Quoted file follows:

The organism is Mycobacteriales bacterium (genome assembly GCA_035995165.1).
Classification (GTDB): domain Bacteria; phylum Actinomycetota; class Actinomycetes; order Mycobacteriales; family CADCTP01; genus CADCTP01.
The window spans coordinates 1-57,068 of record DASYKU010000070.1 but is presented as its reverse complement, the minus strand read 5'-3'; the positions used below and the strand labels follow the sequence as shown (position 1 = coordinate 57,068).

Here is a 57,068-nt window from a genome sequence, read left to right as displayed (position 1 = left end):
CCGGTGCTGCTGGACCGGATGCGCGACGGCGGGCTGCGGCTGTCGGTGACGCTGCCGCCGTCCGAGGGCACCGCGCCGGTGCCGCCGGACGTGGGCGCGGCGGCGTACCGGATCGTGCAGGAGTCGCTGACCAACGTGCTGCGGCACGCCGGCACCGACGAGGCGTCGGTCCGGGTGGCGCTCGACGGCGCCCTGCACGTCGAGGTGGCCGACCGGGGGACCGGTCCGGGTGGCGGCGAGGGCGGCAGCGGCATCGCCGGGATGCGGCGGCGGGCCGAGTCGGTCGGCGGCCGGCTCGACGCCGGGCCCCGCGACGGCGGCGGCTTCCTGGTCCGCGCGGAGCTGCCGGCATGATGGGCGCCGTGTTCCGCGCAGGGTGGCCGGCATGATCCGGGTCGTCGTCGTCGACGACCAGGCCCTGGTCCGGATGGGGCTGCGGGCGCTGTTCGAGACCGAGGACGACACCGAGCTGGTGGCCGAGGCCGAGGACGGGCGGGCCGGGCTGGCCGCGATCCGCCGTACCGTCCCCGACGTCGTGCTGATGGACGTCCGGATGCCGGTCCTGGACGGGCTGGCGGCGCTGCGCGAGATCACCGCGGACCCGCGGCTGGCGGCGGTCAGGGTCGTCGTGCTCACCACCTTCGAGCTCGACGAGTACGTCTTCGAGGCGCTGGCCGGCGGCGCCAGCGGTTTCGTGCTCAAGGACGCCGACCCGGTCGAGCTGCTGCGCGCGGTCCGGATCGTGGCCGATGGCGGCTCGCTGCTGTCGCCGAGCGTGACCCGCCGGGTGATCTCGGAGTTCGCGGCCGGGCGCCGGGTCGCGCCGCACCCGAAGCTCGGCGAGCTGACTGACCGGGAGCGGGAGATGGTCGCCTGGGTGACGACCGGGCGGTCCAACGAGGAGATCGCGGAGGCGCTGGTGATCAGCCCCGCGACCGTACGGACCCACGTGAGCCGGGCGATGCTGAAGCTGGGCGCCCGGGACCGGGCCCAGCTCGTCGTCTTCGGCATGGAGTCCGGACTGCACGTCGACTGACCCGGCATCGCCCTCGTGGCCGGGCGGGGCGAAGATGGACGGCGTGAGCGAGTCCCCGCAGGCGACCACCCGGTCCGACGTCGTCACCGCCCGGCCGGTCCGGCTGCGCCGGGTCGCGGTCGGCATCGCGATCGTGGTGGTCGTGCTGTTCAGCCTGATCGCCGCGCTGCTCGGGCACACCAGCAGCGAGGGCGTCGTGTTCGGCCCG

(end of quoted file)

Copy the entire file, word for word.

The organism is Mycobacteriales bacterium (genome assembly GCA_035995165.1).
Classification (GTDB): domain Bacteria; phylum Actinomycetota; class Actinomycetes; order Mycobacteriales; family CADCTP01; genus CADCTP01.
The window spans coordinates 1-57,068 of record DASYKU010000070.1 but is presented as its reverse complement, the minus strand read 5'-3'; the positions used below and the strand labels follow the sequence as shown (position 1 = coordinate 57,068).

Here is a 57,068-nt window from a genome sequence, read left to right as displayed (position 1 = left end):
CCGGTGCTGCTGGACCGGATGCGCGACGGCGGGCTGCGGCTGTCGGTGACGCTGCCGCCGTCCGAGGGCACCGCGCCGGTGCCGCCGGACGTGGGCGCGGCGGCGTACCGGATCGTGCAGGAGTCGCTGACCAACGTGCTGCGGCACGCCGGCACCGACGAGGCGTCGGTCCGGGTGGCGCTCGACGGCGCCCTGCACGTCGAGGTGGCCGACCGGGGGACCGGTCCGGGTGGCGGCGAGGGCGGCAGCGGCATCGCCGGGATGCGGCGGCGGGCCGAGTCGGTCGGCGGCCGGCTCGACGCCGGGCCCCGCGACGGCGGCGGCTTCCTGGTCCGCGCGGAGCTGCCGGCATGATGGGCGCCGTGTTCCGCGCAGGGTGGCCGGCATGATCCGGGTCGTCGTCGTCGACGACCAGGCCCTGGTCCGGATGGGGCTGCGGGCGCTGTTCGAGACCGAGGACGACACCGAGCTGGTGGCCGAGGCCGAGGACGGGCGGGCCGGGCTGGCCGCGATCCGCCGTACCGTCCCCGACGTCGTGCTGATGGACGTCCGGATGCCGGTCCTGGACGGGCTGGCGGCGCTGCGCGAGATCACCGCGGACCCGCGGCTGGCGGCGGTCAGGGTCGTCGTGCTCACCACCTTCGAGCTCGACGAGTACGTCTTCGAGGCGCTGGCCGGCGGCGCCAGCGGTTTCGTGCTCAAGGACGCCGACCCGGTCGAGCTGCTGCGCGCGGTCCGGATCGTGGCCGATGGCGGCTCGCTGCTGTCGCCGAGCGTGACCCGCCGGGTGATCTCGGAGTTCGCGGCCGGGCGCCGGGTCGCGCCGCACCCGAAGCTCGGCGAGCTGACTGACCGGGAGCGGGAGATGGTCGCCTGGGTGACGACCGGGCGGTCCAACGAGGAGATCGCGGAGGCGCTGGTGATCAGCCCCGCGACCGTACGGACCCACGTGAGCCGGGCGATGCTGAAGCTGGGCGCCCGGGACCGGGCCCAGCTCGTCGTCTTCGGCATGGAGTCCGGACTGCACGTCGACTGACCCGGCATCGCCCTCGTGGCCGGGCGGGGCGAAGATGGACGGCGTGAGCGAGTCCCCGCAGGCGACCACCCGGTCCGACGTCGTCACCGCCCGGCCGGTCCGGCTGCGCCGGGTCGCGGTCGGCATCGCGATCGTGGTGGTCGTGCTGTTCAGCCTGATCGCCGCGCTGCTCGGGCACACCAGCAGCGAGGGCGTCGTGTTCGGCCCG